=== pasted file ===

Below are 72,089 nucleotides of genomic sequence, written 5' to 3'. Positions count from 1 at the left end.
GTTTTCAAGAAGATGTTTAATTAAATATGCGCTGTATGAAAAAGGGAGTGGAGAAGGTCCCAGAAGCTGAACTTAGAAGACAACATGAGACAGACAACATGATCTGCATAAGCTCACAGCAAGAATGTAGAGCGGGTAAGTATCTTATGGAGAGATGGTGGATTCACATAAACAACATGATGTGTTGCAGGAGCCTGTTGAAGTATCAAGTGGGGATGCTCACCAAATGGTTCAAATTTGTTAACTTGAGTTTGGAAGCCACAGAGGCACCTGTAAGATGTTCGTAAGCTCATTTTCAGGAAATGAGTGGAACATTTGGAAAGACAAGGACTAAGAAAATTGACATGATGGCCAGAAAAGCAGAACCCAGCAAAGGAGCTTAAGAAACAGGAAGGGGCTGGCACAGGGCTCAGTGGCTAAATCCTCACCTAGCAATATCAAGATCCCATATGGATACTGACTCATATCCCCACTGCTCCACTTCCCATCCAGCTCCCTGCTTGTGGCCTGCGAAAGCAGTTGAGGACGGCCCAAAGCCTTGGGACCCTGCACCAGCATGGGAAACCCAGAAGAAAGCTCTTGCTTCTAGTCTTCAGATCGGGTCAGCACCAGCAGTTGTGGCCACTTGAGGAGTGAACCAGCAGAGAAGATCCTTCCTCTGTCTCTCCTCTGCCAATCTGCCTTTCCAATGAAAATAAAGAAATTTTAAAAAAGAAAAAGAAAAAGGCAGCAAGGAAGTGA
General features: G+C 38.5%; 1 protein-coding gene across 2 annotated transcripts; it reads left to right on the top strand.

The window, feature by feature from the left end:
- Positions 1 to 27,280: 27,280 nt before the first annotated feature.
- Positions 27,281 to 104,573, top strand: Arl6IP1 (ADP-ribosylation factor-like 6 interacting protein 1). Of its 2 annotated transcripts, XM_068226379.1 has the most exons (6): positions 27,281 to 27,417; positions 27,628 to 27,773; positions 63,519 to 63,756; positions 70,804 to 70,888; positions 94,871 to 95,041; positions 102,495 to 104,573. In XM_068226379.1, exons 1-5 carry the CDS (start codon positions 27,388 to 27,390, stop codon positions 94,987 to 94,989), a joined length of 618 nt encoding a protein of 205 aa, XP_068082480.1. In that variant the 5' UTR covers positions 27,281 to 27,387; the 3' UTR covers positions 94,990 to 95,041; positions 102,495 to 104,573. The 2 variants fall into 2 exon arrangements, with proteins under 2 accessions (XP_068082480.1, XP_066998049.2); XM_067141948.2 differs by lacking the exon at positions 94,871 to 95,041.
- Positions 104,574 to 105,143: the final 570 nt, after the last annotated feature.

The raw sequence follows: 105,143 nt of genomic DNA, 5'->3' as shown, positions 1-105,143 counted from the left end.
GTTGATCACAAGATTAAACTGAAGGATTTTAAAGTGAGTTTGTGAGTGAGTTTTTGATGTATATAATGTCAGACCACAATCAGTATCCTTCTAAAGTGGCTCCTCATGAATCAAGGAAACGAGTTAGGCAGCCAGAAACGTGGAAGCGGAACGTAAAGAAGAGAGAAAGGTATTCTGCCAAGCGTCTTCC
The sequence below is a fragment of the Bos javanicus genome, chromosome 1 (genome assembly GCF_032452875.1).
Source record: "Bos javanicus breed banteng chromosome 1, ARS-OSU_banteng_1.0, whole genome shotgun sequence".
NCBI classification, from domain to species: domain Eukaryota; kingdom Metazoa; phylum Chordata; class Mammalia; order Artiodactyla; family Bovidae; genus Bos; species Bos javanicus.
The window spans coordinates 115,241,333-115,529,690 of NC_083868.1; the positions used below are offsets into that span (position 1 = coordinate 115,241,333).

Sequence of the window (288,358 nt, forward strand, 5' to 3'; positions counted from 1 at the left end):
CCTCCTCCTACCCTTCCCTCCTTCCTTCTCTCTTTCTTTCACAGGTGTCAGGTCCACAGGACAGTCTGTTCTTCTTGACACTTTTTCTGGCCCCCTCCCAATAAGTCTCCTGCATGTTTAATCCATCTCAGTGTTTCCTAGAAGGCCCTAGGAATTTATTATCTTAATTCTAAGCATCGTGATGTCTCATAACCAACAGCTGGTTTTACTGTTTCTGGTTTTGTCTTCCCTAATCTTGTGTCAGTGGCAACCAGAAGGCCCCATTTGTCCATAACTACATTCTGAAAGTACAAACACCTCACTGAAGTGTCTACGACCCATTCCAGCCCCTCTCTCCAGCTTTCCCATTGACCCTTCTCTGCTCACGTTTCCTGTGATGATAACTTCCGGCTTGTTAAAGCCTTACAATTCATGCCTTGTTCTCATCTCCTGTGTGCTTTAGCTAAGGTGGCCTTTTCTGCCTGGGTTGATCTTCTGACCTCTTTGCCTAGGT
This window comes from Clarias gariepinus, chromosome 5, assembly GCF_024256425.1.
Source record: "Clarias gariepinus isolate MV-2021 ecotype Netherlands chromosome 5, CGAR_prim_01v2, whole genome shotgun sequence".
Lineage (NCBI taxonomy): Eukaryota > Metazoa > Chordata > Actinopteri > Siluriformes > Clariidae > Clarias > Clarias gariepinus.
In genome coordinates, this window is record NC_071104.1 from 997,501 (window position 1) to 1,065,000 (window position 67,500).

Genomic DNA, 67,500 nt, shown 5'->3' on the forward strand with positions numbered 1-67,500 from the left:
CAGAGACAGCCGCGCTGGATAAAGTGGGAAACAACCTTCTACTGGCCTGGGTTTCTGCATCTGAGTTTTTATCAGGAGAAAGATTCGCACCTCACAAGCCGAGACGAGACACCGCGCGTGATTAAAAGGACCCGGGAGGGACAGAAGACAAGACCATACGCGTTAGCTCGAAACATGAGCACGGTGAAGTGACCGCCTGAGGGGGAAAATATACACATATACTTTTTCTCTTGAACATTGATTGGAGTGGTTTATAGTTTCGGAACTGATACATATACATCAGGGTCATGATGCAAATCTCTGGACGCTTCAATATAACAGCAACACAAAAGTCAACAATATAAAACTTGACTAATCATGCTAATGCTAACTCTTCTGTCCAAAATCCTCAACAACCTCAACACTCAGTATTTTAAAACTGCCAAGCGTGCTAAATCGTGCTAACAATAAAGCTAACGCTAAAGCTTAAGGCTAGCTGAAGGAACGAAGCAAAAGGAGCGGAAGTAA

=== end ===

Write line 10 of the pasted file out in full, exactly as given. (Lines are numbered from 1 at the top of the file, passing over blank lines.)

The sequence below is a fragment of the Bos javanicus genome, chromosome 1 (genome assembly GCF_032452875.1).